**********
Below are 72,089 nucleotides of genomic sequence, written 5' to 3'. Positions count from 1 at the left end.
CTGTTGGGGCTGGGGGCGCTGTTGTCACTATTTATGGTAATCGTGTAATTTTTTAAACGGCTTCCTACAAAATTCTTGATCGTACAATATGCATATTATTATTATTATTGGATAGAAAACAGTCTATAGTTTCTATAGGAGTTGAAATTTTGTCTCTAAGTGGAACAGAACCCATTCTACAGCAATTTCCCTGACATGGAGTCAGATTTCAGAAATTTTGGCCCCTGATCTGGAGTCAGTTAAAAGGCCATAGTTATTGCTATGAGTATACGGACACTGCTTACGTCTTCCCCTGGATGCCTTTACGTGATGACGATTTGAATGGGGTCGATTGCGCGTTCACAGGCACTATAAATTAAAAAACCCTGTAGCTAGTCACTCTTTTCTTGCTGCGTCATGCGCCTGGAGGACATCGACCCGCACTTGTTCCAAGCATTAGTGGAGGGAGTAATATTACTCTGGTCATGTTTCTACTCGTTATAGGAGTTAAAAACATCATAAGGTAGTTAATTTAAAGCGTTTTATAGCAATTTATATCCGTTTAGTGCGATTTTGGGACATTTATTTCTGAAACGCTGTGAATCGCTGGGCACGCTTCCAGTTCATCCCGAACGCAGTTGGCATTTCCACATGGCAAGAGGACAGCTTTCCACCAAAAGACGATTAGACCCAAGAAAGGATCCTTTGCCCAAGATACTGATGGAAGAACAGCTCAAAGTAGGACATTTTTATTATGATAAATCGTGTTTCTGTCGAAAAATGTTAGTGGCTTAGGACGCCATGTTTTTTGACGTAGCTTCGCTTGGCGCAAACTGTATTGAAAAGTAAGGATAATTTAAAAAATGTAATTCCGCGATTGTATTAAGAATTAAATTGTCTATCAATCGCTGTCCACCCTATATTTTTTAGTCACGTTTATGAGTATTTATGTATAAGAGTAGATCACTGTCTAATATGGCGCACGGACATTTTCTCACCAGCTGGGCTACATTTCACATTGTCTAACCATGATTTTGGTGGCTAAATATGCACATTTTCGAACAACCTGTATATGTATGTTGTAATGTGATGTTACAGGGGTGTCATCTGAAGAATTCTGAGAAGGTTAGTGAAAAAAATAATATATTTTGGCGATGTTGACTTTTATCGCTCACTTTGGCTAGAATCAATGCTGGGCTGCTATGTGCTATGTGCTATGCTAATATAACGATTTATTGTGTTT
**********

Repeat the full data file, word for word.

Below are 72,089 nucleotides of genomic sequence, written 5' to 3'. Positions count from 1 at the left end.
CTGTTGGGGCTGGGGGCGCTGTTGTCACTATTTATGGTAATCGTGTAATTTTTTAAACGGCTTCCTACAAAATTCTTGATCGTACAATATGCATATTATTATTATTATTGGATAGAAAACAGTCTATAGTTTCTATAGGAGTTGAAATTTTGTCTCTAAGTGGAACAGAACCCATTCTACAGCAATTTCCCTGACATGGAGTCAGATTTCAGAAATTTTGGCCCCTGATCTGGAGTCAGTTAAAAGGCCATAGTTATTGCTATGAGTATACGGACACTGCTTACGTCTTCCCCTGGATGCCTTTACGTGATGACGATTTGAATGGGGTCGATTGCGCGTTCACAGGCACTATAAATTAAAAAACCCTGTAGCTAGTCACTCTTTTCTTGCTGCGTCATGCGCCTGGAGGACATCGACCCGCACTTGTTCCAAGCATTAGTGGAGGGAGTAATATTACTCTGGTCATGTTTCTACTCGTTATAGGAGTTAAAAACATCATAAGGTAGTTAATTTAAAGCGTTTTATAGCAATTTATATCCGTTTAGTGCGATTTTGGGACATTTATTTCTGAAACGCTGTGAATCGCTGGGCACGCTTCCAGTTCATCCCGAACGCAGTTGGCATTTCCACATGGCAAGAGGACAGCTTTCCACCAAAAGACGATTAGACCCAAGAAAGGATCCTTTGCCCAAGATACTGATGGAAGAACAGCTCAAAGTAGGACATTTTTATTATGATAAATCGTGTTTCTGTCGAAAAATGTTAGTGGCTTAGGACGCCATGTTTTTTGACGTAGCTTCGCTTGGCGCAAACTGTATTGAAAAGTAAGGATAATTTAAAAAATGTAATTCCGCGATTGTATTAAGAATTAAATTGTCTATCAATCGCTGTCCACCCTATATTTTTTAGTCACGTTTATGAGTATTTATGTATAAGAGTAGATCACTGTCTAATATGGCGCACGGACATTTTCTCACCAGCTGGGCTACATTTCACATTGTCTAACCATGATTTTGGTGGCTAAATATGCACATTTTCGAACAACCTGTATATGTATGTTGTAATGTGATGTTACAGGGGTGTCATCTGAAGAATTCTGAGAAGGTTAGTGAAAAAAATAATATATTTTGGCGATGTTGACTTTTATCGCTCACTTTGGCTAGAATCAATGCTGGGCTGCTATGTGCTATGTGCTATGCTAATATAACGATTTATTGTGTTT